The production company was there and I suddenly realised it might be an opportunity to talk to its top executives about my novel and how to turn it into a film or TV series.
Now, I’m not the most confident person. I’ve had more than few knocks recently and on that Monday morning I was particularly down and out of sorts for some reason.
But the moment was there, right in front of me. I would kick myself if I let it pass without at least trying. So, I gathered my loins and plucked up the courage to introduce myself to the production executives, after the screening was over.
They were very charming and listened, patiently, as I spoke about Changing Trains as potentially their next big project; How this gay coming-of-age adventure was so relevant right now, with all the equality issues we face; How it could be seen as an important ‘love letter’ to Europe amid Brexit; And also as a commentary on youth discovering new places and learning about oneself through travel; How it was partly inspired also by the writings of Christopher Isherwood.
I did all this, but kept it brief, knowing that I had limited time.
The executive gave me his email address and asked me to send over the story, with a brief paragraph or two outlining it all.
To be honest, I wasn't expecting anything more. When he asked me to send it over I thought 'Whaaaat?' I couldn't believe it. With that in the bag, I thanked the exec over and over, so grateful to have been asked to do even that. So, I left the screening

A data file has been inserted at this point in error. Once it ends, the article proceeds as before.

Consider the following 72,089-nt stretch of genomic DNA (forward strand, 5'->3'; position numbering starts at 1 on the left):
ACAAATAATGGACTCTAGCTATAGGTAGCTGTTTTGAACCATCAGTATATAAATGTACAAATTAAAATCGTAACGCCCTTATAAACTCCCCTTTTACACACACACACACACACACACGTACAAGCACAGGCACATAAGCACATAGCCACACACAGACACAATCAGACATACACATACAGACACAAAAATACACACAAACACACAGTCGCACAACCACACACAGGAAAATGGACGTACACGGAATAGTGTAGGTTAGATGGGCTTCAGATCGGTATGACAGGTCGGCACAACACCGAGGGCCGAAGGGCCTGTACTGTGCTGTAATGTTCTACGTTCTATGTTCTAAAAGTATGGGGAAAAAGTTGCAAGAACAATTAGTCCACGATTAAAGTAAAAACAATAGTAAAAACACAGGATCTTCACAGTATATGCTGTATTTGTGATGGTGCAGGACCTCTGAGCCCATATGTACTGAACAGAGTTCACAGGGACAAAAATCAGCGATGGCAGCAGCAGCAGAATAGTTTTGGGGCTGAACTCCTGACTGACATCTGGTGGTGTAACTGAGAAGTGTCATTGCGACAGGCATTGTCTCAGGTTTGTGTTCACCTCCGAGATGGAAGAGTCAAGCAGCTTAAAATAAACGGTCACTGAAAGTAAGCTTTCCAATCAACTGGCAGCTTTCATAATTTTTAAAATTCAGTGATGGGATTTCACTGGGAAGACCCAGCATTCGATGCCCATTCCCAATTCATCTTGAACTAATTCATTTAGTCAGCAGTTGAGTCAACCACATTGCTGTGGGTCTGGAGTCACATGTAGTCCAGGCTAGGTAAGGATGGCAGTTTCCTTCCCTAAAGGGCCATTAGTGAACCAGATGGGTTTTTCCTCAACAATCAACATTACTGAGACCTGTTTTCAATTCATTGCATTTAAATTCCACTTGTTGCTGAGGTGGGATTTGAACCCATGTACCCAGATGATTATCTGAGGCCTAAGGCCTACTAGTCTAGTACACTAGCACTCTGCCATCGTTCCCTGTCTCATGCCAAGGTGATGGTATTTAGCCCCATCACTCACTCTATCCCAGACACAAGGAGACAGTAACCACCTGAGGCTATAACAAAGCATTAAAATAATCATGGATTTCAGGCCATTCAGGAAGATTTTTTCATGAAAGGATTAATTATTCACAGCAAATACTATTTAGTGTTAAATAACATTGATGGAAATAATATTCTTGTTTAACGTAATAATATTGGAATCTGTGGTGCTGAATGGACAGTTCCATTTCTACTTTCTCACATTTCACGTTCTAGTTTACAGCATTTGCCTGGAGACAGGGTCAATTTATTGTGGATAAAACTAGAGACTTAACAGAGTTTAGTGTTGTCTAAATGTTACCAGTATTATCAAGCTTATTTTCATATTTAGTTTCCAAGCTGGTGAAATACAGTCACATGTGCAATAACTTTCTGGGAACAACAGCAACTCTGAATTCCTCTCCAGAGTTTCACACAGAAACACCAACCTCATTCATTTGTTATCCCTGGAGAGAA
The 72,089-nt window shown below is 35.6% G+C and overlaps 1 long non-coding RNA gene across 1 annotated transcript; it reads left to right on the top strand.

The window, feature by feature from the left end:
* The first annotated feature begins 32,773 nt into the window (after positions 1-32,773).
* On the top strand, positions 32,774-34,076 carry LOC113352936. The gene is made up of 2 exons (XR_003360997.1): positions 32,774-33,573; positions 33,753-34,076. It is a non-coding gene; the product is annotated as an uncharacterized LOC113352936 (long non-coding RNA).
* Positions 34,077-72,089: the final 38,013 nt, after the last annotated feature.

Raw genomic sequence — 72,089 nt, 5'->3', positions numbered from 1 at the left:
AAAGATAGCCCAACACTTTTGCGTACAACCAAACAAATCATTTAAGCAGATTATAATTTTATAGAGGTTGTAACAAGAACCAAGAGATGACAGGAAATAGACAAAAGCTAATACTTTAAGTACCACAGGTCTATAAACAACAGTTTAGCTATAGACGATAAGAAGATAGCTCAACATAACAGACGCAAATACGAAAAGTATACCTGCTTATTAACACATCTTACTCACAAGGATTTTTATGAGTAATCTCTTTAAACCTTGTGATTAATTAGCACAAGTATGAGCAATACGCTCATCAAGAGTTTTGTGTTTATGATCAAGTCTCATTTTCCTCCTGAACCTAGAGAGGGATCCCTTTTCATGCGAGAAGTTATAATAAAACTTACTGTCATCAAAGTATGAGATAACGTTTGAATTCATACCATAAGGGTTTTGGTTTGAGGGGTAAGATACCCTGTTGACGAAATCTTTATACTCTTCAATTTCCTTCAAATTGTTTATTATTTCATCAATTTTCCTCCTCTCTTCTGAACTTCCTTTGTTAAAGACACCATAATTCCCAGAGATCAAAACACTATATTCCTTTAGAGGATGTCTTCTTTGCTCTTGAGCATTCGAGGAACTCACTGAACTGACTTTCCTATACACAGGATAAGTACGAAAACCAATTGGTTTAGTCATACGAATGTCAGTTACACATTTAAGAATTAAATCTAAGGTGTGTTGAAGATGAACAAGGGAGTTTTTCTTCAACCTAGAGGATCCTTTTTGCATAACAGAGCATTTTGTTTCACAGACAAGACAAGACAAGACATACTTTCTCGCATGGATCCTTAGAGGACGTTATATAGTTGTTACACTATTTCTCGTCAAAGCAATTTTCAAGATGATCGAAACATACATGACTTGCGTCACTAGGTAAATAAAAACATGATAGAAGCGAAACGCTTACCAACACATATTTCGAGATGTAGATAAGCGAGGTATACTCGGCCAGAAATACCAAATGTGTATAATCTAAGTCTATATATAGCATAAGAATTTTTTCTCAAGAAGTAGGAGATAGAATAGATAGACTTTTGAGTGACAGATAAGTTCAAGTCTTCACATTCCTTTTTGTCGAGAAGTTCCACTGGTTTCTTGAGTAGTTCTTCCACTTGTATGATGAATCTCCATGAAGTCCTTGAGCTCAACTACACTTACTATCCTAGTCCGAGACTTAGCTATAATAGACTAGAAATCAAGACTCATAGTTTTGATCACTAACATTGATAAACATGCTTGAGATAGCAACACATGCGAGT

I duly sent over an email thanking him for his time and laying out the idea. And then I waited.
The next day I received a reply thanking me for sending the story to them. They also said it sounded like a great idea, and, just when I thought I had won an opportunity to change my life, he wrote that there was only one issue, which was that filming had already started on another story about Inter-railing in Europe for the BBC.
The story in question in Us by David Nicholls, which tells the story of a couple travelling Europe by train while their marriage falls apart and their son comes out as gay.
I was truly gutted. They did say that both my novel and Nicholls’ were completely different - mine is based on a true story- but they also said that there was perhaps enough of an overlap to make it ‘difficult’ to pursue.
I wrote back thanking them for their consideration. I also cheekily added that maybe it WOULD be worth doing because the current production proves there is an audience for it and perhaps people will want more. 25 Bond films anyone?
I don’t know how these things work, but I do know that I love seeing films of a particular genre, style, time period, etc, so the more the better.
Here’s a transcript of that the executive actually wrote:
It was a blow, but I’m determined to stay positive, so I'm now wondering now how one gets in touch with the ‘right people’ at Amazon, Netflix, ITV, Channel4 or even the BBC, for that matter?